COVID and Beyond | Changes To EMS Protocols

As the COVID-19 pandemic continues. The stress on EMS agencies keeps growing. Especially in hot areas like NY and NJ.

Dr Ken Lavelle who is an Emergency Medicine Clinic Instructor and Medical Director for several agencies in NJ and PA, joins Jim on this episode to discuss changes he made to local EMS protocols to help mitigate response, treatment and transport of EMS calls with potential coronavirus symptoms.

We also discuss common struggles when putting new guidelines into play during something like a pandemic and the potential to take a broader look at these changes and others going forward after the pandemic is over.

Check out Dr Lavelle’s training website at Emergency Training here.

As EMS professionals continue to respond and show up to work each day during this pandemic. I wanted to create something that would recognize their professional sacrifice. Not some snarky t-shirt or patch. Here is a Challenge Coin that is currently in production and available. You can get details and claim yours here. 

How Do You Treat Drownings?

ems paramedic questionsThis week Jim, Josh and Dave talk about trauma vs. medical approach in the drowning patient. Most EMS protocols focus on the medical end with a trauma CYA aspect.

How do your guidelines direct you to treat drowning victims? Leave your thoughts below and be sure to share the show on FaceBook to spread the social media lovin’




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EMS Protocol Deviation

When do you deviate from your EMS protocols? When is it right  to do so? Many systems leave it vague on how to handle this aspect of EMS and most training and education doesn’t cover why, when or where we should be considering it.

Words like “may, consider, withhold” make it very hit or miss. Add to that the various interpretations by state, regional or even in house QA/QI and you can have providers treating patients in the interest of self preservation and not the best interest of the patient.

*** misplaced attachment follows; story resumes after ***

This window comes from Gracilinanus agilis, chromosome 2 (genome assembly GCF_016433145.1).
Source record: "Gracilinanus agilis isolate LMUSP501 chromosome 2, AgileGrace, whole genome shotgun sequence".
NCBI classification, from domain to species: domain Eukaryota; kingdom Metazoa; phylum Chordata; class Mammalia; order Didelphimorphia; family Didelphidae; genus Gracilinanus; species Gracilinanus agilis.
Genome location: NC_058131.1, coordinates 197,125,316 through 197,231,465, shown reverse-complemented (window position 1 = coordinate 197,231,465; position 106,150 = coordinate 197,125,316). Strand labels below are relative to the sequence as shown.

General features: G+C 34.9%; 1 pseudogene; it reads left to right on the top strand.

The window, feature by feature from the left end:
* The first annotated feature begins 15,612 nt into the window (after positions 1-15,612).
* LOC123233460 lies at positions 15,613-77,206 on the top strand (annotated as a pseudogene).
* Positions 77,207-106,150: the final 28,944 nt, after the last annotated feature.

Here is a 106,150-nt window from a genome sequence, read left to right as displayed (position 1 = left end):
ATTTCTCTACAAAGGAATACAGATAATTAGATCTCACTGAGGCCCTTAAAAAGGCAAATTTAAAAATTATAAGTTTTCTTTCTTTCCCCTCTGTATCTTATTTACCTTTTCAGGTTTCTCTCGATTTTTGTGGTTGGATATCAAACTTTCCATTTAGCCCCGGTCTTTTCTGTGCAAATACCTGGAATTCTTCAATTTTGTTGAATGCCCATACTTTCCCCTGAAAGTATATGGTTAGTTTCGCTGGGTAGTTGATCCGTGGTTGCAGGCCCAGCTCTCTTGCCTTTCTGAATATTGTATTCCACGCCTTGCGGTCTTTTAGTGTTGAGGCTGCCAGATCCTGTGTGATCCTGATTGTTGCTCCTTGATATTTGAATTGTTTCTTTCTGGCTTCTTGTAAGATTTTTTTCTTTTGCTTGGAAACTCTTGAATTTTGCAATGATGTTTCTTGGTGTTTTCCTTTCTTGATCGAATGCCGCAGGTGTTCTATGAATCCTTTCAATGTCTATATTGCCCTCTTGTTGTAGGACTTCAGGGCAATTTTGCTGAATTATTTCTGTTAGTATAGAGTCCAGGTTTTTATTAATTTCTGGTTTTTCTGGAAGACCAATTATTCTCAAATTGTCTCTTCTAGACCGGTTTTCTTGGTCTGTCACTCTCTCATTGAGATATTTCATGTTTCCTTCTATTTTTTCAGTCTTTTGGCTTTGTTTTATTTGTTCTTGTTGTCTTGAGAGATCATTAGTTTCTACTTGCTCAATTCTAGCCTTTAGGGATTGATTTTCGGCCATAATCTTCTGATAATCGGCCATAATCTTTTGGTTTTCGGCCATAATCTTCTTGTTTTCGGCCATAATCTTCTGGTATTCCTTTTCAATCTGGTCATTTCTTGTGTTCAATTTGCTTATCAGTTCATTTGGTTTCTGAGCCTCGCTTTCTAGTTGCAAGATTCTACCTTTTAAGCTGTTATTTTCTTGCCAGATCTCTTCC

This was a great episode and each guest had thoughtful input on this passionate topic.

Show notes

David Aber – The EMS Difference

Bob Sullivan – EMS Patient Perspective

Josh Knapp – WANTYNU

Tim Noonan – Rogue Medic

Articles worth checking out

EMS Pits Crews | Should A Yellow Flag Be Waved?

You may have heard of the EMS Pit Crew. The popular model is when this is utilized during cardiac arrest calls and each EMS crew member has assigned role. Can this improve outcomes, avoid scene confusion and be the future of cardiac arrest and even patient management in EMS? Or should we be putting up that yellow flag and take a closer look at this model?

Joined by Bob Sullivan and Tim Noonan, we discuss the pros and cons of having these assigned roles. Be sure to comment below and give your take on the EMS Pit Crew.

Show Notes:

Bob Sullivan – EMS Patient Perspective

Tim Noonan – Rogue Medic

Josh Knapp –

Thanks also to David Aber from The EMS Difference for helping out in the chat room along with David Blevins.

Read the article mentioned from JEMS here.


The Protocol Effect | Airway Management

In this installment of Office Hours we revisit the series “The Protocol Effect” and discuss airway management. Should this be controlled by written guidelines, clinical impressions or current research? Anyone who has been in the field knows a GCS of less than 8 or 10 doesn’t always mean a patient requires intubation or advanced airway management. Yet many protocols say to do just that. This may just be another time when providers need to prove their understanding of these skills, their need and the patients we treat. Take a listen to this episode and tell us about your guidelines and how you interpret them.

Show notes:

Thanks to Mr. JD Graziano for joining me on the show. Check out his podcast at and following on Twitter at @AJDGRAZIANO.

Listen to the Standing Orders podcast on The Future Of Airway Management here.